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Background

“What does incentive regulation mean to us?”

Liberalization has meant that the costs and risks of grid usage in the electricity and gas sector have become a part of overall energy costs that companies can individually customize.

It is often possible to regularly optimize the costs of continuous grid usage, connection and changes to connections. Regulation means that these costs are also subject to continuous change.

At the same time, related issues are a separate field: in practice, industrial enterprises are almost always at a disadvantage in terms of expertise and negotiating compared to their grid operators, which operate their core business in this field.

Incentive regulation has meant that integrated energy concerns have obvious margin interests in the grid sector. This leads to the same conflicts of interests between seller and buyer as in all markets.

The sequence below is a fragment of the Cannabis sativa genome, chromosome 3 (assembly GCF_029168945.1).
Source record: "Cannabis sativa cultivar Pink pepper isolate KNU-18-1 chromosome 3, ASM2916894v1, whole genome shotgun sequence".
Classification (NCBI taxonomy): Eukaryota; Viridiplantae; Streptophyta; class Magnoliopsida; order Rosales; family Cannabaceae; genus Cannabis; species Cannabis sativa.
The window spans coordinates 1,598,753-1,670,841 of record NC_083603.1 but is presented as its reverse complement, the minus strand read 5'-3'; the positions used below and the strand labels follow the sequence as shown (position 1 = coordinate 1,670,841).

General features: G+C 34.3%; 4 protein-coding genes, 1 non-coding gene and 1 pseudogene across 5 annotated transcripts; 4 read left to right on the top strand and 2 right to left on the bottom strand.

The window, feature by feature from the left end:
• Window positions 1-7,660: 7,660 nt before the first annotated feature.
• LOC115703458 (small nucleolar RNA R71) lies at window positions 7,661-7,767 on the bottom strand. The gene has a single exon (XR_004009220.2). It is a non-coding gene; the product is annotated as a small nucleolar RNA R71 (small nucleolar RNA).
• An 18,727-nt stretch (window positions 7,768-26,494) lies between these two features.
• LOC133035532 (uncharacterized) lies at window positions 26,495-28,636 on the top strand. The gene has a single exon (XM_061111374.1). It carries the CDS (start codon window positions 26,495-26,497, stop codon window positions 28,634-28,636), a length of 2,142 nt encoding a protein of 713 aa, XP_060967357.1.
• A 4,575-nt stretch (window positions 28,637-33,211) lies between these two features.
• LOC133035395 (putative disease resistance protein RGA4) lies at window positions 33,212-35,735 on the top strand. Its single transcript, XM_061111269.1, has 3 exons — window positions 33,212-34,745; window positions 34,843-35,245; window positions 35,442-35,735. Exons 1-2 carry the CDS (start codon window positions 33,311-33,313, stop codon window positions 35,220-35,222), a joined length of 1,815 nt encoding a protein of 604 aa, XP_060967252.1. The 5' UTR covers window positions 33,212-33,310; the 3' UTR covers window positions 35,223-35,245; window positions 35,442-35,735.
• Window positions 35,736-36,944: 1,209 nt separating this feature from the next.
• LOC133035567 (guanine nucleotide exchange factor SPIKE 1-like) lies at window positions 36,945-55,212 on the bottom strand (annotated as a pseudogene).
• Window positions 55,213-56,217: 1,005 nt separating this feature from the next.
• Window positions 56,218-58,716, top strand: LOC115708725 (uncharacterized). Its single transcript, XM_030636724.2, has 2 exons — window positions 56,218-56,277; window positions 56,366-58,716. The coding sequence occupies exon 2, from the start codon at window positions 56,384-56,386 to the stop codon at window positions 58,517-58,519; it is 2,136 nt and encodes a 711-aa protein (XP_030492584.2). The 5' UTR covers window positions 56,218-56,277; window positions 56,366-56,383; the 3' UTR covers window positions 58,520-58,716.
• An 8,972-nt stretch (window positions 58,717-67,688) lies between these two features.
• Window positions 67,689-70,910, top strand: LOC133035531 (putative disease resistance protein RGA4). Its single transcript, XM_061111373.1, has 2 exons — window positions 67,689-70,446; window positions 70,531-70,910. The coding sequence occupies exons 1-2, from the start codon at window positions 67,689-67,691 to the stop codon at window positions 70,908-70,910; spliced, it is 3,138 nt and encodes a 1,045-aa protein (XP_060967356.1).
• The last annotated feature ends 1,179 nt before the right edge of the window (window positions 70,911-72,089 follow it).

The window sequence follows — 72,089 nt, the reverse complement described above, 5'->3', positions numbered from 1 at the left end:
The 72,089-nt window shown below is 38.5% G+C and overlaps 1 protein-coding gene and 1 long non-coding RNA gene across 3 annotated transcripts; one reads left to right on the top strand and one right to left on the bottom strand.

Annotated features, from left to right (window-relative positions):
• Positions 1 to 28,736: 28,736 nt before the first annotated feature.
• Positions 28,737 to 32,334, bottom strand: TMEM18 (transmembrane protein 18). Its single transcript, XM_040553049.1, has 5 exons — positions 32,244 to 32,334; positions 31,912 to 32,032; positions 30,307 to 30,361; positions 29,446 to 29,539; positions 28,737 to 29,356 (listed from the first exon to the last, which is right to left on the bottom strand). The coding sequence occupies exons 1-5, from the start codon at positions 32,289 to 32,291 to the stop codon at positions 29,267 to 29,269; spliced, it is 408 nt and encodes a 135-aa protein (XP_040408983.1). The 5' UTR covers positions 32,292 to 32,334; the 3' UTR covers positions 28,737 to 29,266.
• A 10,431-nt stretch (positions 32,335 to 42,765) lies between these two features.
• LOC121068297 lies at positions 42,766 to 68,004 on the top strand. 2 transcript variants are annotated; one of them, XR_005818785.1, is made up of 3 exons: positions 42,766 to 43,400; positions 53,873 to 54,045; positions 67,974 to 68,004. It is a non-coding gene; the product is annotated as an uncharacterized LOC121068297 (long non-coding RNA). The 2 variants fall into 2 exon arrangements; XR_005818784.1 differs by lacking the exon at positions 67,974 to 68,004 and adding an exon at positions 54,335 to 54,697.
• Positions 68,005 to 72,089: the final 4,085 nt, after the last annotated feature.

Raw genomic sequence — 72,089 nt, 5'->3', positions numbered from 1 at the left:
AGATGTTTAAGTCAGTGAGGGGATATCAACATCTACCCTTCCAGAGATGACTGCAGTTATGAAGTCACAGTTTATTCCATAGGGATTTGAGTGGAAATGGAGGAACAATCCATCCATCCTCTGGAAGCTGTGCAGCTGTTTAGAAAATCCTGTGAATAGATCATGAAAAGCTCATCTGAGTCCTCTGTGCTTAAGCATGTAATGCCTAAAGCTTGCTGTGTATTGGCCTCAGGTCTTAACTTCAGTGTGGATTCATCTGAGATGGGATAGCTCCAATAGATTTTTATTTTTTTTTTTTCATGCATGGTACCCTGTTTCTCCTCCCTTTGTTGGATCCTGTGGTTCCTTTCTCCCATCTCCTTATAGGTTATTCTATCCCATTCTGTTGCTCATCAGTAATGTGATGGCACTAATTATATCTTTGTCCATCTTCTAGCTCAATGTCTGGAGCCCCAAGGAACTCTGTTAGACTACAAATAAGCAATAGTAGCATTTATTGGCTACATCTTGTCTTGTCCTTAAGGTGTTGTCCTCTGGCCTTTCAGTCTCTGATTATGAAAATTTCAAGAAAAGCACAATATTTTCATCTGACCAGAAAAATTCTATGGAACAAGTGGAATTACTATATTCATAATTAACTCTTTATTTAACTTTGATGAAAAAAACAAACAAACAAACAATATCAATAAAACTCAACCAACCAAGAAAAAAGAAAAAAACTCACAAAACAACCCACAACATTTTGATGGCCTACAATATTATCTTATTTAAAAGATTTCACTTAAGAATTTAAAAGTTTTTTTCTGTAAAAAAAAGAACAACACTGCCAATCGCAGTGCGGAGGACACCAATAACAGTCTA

Since industrial enterprises are affected by the measures taken and regulations made by the regulator as well as grid policy, active participation in the relevant policy and regulatory processes has become an important element of grid cost strategy (e.g. consultation processes) in individual cases.

In practice, the optimum grid cost strategy needs to be integrated into other energy processes within the company in order to take advantage of recurring cost savings and avoid risks.

Industrial grid cost management therefore requires continuous monitoring and application analysis of the environmental developments. On the other hand, the associated processes of load measuring and forecasting, procurement, contract management and reporting must support and secure plant-specific measures.

The enexion TEC® Approach efficiently realizes this task for companies with regard to the grid system.